I'm sure everyone's mother, Like mine, at some point paraphrased Bambi's advice to Thumper and said, "If you can't say something nice, don't say anything at all." No doubt this is sound advice when you are 12, but as an adult and an information professional, it takes on a whole new meaning. Where does saying things that aren't all that nice intersect with freedom of speech?
Those who blog, tweet, and otherwise comment on critical issues affecting their work and workplace communities do so to offer constructive criticism. You have opinions, and potentially concerns, about issues that you want to share with others who might be dealing with similar issues. Sometimes as part of those commentaries, you can't restrict yourself to remaining "nice" in order to communicate your thoughts, beliefs, and perspectives about the practices or actions of others. But then you run the risk of a SLAPP (Strategic Lawsuit Against Public Participation).
PERILS OF NOT WRITING NICE
Two Librarians who blog about publisher issues recently Learned about the costs potentially associated with not being "nice." Dale Askey, a Librarian at McMaster University in Ontario, Canada, was sued by the Edwin Mellen Press and its founder, Herbert Richardson, for a 2010 blog entry that was critical of the press. (Askey was working at Kansas State University, Manhattan, Kan., as its content development and electronic publishing Librarian when he wrote the post. His blog is bibliobrary.net.)
The suits included both Askey and McMaster University and claimed that the blog entry defamed the press and its founder. The lawsuits sought damages of more than $4 million for the defamation.
In the second instance, Jeffrey Beall, a librarian at the Auraria Library at the University of Colorado-Denver, received a letter from lawyers representing the Canadian Center for Science and Education claiming that a series of posts by Beall on his blog (scholarlyoa.com) defamed the center and some of its related publications. The letter demanded that Beall "immediately remove" the offending posts and demanded an immediate payment of $10,000 for "attorneys fees and damages." Failing to comply, the letter implied, would result in a lawsuit.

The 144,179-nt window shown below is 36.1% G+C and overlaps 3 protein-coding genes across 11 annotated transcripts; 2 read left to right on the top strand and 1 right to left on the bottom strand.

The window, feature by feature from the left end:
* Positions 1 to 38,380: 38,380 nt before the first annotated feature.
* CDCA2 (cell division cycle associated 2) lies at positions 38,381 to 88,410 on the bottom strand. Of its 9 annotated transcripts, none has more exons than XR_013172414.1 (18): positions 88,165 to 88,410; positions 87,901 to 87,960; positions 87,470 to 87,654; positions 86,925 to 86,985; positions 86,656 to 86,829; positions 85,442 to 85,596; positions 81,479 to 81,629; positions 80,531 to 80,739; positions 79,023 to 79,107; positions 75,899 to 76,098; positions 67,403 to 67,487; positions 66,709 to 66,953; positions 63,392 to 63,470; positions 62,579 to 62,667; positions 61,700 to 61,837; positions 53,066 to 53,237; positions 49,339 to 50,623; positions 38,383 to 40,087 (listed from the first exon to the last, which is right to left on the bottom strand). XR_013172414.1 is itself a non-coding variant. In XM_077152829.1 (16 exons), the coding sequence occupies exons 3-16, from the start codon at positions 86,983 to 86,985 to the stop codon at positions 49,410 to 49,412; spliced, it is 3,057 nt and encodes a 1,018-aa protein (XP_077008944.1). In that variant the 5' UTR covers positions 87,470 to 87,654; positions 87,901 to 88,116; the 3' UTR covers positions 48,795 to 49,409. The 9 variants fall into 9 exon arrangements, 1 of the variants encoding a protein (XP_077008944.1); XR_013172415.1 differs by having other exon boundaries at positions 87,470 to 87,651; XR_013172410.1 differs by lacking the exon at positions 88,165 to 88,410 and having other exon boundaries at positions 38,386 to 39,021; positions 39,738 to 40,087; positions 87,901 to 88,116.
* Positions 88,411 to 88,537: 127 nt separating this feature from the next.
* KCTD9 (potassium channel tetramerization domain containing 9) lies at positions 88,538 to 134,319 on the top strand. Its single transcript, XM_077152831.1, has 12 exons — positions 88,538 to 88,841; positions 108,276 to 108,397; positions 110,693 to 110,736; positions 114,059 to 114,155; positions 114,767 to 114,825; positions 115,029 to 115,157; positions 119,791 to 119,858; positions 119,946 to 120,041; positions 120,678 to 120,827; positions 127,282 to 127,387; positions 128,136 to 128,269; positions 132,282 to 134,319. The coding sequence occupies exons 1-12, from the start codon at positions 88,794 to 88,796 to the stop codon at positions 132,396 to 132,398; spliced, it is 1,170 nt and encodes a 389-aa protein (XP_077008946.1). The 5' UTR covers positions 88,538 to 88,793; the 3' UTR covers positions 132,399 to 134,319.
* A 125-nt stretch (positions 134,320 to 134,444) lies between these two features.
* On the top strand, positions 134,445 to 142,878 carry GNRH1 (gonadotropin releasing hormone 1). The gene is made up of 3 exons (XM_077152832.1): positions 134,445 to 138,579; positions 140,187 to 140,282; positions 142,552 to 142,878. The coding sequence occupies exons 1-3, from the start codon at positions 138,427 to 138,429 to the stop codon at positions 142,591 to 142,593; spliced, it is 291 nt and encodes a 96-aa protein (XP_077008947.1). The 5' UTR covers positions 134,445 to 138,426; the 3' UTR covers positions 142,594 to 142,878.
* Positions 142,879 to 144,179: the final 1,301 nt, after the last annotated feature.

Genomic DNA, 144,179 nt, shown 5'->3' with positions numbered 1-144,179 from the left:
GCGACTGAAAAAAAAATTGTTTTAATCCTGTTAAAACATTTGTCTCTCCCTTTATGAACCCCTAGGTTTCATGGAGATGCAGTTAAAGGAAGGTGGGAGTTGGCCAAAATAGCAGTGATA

Of course, the blogosphere's response is that it is actually the publishers that are not playing "nice." Other commentators and bloggers have risen to the defense of Askey and Beall in support of their original posts, as well as their right to post criticisms on critical issues of the day. The response has had some success in that the Edwin Mellen Press has dropped its suit against Askey and the University. As of this writing, however, Richardson has not dropped his suit. It is not known whether the lawyers for the Canadian Center for Science and Education have made good on their threat to sue Beall. A review of Beall's website, however, shows that all of the blog entries mentioned by the center's lawyers are still posted.
While these current confrontations may be ending in a draw, it does not diminish the challenge of criticizing businesses and individuals without crossing over the line to defamation. They shed little light on how to respond to litigation, or threats of litigation, arising from criticisms that may or may not reach the level of defamation. The threat of litigation alone can have a significant "chilling effect" on the person who criticizes, dissuading him or her from engaging in the criticism. In many cases, this may be the primary goal behind the threat of litigation, much more so than an expectation of damages.
Defamation law is particularly challenging, as it concerns the intersection between the free speech rights of people who comment on and criticize the actions of others and the equally legitimate interest of those others in maintaining their good reputations. …